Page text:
Physicians with buprenorphine waivers say it’s wise to venture into this area gradually and seek advice from a mentor with experience in the field while figuring out what Hyde calls “the nuts and bolts of working with this population.” And it’s important to decide in advance what will be the boundaries of one’s practice with buprenorphine patients. Given the shortage of waivered physicians, Hyde warns: “If you put something in the newspaper or on a state or federal website, you run the risk of a jillion people calling you on the phone.”
But doctors in this field also agree that treating this condition can be one of medicine’s most rewarding tasks. “Other than treating hypo- and hyperthyroidism—in which you give medication and patients feel much better right away—nothing else you do in primary care is as satisfying,” says Alford.
Some doctors have a personal motivation to treat addiction. For Machata, it’s a family touched by alcohol abuse. And many more physicians, says Prucha, could be taught “how easy it is to manage buprenorphine patients once you feel comfortable doing it. But nobody wants to fool with it. It’s easier to bury your head in the sand and say, ‘Oh, somebody else will manage that.’”
Another impediment to treatment is health insurers. Family physician Joel D. Porter, MD, of Intermountain Healthcare in Layton, Utah, thinks plans should make it easier for providers to receive the training necessary to prescribe buprenorphine—and also incentivize doctors “to receive their waiver and to manage patients with substance use disorder.”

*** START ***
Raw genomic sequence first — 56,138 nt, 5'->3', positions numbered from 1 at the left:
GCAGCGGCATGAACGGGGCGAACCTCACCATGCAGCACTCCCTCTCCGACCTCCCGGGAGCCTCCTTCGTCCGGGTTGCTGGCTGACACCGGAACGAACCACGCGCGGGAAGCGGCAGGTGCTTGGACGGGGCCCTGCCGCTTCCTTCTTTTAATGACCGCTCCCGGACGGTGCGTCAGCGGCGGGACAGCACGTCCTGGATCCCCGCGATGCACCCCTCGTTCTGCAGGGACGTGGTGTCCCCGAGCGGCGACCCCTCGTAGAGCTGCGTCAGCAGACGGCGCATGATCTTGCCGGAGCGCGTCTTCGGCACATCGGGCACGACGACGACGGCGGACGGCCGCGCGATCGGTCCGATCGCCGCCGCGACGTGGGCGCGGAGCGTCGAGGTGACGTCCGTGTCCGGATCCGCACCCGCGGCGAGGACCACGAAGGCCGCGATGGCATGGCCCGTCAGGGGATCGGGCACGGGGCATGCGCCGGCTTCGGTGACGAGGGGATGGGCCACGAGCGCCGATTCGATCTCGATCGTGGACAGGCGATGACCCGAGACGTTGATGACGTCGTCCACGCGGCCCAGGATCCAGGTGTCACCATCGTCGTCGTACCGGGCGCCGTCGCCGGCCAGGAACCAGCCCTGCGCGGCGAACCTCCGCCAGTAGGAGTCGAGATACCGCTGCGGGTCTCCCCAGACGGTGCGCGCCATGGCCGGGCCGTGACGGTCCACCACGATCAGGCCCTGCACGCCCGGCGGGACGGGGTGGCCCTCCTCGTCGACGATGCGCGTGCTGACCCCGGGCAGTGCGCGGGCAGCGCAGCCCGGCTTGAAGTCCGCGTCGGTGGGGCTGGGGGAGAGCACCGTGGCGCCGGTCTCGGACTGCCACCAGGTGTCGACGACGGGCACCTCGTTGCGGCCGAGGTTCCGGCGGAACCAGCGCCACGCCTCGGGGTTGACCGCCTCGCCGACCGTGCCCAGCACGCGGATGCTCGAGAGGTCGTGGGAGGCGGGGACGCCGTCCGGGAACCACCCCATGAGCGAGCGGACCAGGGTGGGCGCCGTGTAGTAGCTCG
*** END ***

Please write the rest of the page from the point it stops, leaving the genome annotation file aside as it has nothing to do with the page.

“It sounds good for an organization to say it wants to be on the front lines of the opioid epidemic,” says Prucha. “But I say, ‘Put your money where your mouth is. Try to educate more of your providers to be Suboxone writers.’”
Most health insurers require preauthorizations for buprenorphine prescriptions (though Rhode Island plans no longer do, says Machata) and that’s a time-gobbling hassle. Physicians fear sounding petty when they object to small delays and time-wasting procedures, but delays can be dangerous, and primary care doctors’ time is already a string pulled taut. When Buffaloe describes the preauthorization back-and-forth, part of the problem seems to be old-fashioned clunky computer communications.
“By the time the patient takes a prescription to the pharmacy, the pharmacy runs it through the insurance company, the insurance company faxes it to my office, I fax it back to the insurance company, and the insurance company gives authorization to fill the prescription, it may be that two or three days have passed,” says Buffaloe. “And for a patient who’s just starting treatment for opioid addiction, those two to three days can really be critical. They may be enough, in some cases, for patients to lose motivation for treatment altogether.”
Pharmacies come in for criticism too. Prucha grows impatient with a well-intentioned CVS questionnaire apparently meant to “do due diligence and prove they’re not just handing the drug to someone who’s not properly screened.” A pharmacist calls him to ask him a series of questions such as “When was the patient’s last drug series?” and “When was his last office visit?”
“Apparently they have to get the information directly from the physician,” says Prucha. “I’ve already spent an hour with this guy as a new patient, and now I’m having to spend another seven or eight minutes. It sounds trivial, but it adds up.”